On the Shinkansen
It seems odd that I’ve never done a post specifically on the Shinkansen before. One reason is that I didn’t have ANY pictures despite having used the Shinkansen many times since first visiting Japan in 2011. So today’s Train Journeys is going to look at this Japanese marvel of modern technology getting you from A to B in the blink of an eye.
For those heading to Japan, you can’t do better than to take Shinkansens around the country. The speed, comfort and the fact that they pop you usually in the centre of town makes them a dream to ride. And every ride is an experience. However, they are very expensive. 11500 Yen perhaps for an hour-long journey. That would be around $100US at a guess.
And the faster the train goes, the more expensive it gets. There are a few Shinkansen models. Last time in Japan I went from Tokyo to Nagoya and Nagoya to Yokohama via the Nozomi Shinkansen. It’s fast, one of the fastest, capable of hitting 300kmph. Unlike the trains it Europe, it won’t tell you how fast you are going. However, with speed and regular services throughout the day, the Shinkansen experience is brilliant. And as the originators of the bullet train, the Japanese have made the experience top notch.
Shinkansen late? I’m sure it’s happened, but it’s just so rare. I never caught a late Shinkansen. The toilets are always clean too, there’s a good deal of legroom (which the Eurostar definitely DIDN’T have) and the ride is smooth too. I pretty much slept half the two trips I had last time because it’s really easy to sleep on the Shinkansen.
Taking a long distance Shinkansen is great because you get to see so much of the Japanese countryside. And then the cities too as you pass through. The temperature is well regulated as well. The only problem is the price.
Luckily there is a solution (of sorts) to that, and that is the Japan Rail Pass. Best organized before you enter Japan, for around $500 you can get a pass which will cover you for a period of 2 weeks. You can get one for more for 3 weeks, and less for one. If you plan your journeys in advance you can really save a packet.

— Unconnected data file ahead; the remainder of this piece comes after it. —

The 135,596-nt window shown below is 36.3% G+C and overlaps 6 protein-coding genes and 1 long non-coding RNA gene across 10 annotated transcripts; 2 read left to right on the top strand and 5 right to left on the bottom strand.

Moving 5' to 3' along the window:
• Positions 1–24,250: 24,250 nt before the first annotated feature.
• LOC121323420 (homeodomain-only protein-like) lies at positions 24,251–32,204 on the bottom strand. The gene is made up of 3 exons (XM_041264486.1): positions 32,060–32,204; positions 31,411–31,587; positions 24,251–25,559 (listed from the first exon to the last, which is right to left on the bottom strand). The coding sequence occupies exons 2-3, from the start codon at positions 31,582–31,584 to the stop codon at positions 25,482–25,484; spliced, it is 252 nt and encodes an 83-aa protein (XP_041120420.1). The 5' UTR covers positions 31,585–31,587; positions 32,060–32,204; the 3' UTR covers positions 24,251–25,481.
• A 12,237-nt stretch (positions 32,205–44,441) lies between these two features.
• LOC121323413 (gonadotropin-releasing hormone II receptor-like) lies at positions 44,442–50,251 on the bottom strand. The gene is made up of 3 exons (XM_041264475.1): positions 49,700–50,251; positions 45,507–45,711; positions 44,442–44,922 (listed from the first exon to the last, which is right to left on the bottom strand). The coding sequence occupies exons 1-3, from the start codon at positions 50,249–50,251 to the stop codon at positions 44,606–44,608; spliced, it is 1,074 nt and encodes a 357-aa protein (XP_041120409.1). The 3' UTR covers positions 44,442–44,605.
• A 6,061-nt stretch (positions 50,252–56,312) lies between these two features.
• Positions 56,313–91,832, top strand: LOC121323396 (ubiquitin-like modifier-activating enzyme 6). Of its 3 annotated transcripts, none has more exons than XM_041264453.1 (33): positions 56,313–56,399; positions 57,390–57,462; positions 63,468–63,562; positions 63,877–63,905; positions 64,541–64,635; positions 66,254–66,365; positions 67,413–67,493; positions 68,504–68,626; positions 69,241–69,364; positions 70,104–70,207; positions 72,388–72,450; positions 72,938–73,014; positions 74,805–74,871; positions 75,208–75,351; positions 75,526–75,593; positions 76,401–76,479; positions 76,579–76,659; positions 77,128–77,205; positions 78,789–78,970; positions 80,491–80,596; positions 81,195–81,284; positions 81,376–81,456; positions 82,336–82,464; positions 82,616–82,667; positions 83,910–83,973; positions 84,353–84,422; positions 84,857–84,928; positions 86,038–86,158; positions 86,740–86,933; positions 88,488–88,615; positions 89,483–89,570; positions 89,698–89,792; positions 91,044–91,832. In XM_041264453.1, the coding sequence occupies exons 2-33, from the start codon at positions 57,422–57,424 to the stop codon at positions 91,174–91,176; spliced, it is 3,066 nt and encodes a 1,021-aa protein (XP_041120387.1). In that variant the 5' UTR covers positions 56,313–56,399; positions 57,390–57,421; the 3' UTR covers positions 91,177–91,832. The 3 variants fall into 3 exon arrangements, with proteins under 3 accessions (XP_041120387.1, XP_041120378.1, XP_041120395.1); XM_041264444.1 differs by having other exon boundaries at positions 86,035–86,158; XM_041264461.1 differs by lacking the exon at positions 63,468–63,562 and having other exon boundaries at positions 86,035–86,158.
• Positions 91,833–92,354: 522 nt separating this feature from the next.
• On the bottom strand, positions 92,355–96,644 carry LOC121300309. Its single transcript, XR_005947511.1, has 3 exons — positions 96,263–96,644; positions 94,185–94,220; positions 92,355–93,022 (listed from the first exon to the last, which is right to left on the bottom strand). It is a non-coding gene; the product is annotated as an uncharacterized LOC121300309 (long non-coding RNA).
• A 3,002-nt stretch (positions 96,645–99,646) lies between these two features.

For food, you need to organise something in advance probably. There are retractable trays from the seat in front of you for your convenience and on some Shinkansens you’ll be able to charge phones and other devices. You won’t sadly, find a restaurant car but someone will come down the aisle from time to time with a trolley of snacks announcing themselves as they enter and leave the carriage.
It’s not useable on every Shinkansen. But it is for most. The example fare used earlier is a pretty short trip all said. So keep that in mind should you just happen to been reading this with a trip to Japan in mind!
All in all, the Shinkansen is THE way to travel around Japan in my books. You’ll connect to local trains from time to time too (and the Japan Rail Pass is good for all of those, and even JR buses and the occasional ferry) and as the country is well connected everywhere by rail, you’ll find there are few places you can’t go with the pass. They’ve even done a tunnel from the island of Honshu to Hokkaido.
So for fast, efficient and even at times pleasant travel in a country that pretty much pioneered high-speed rail, you cannot go past the Shinkansen! Thanks for reading today, and May the Journey Never End!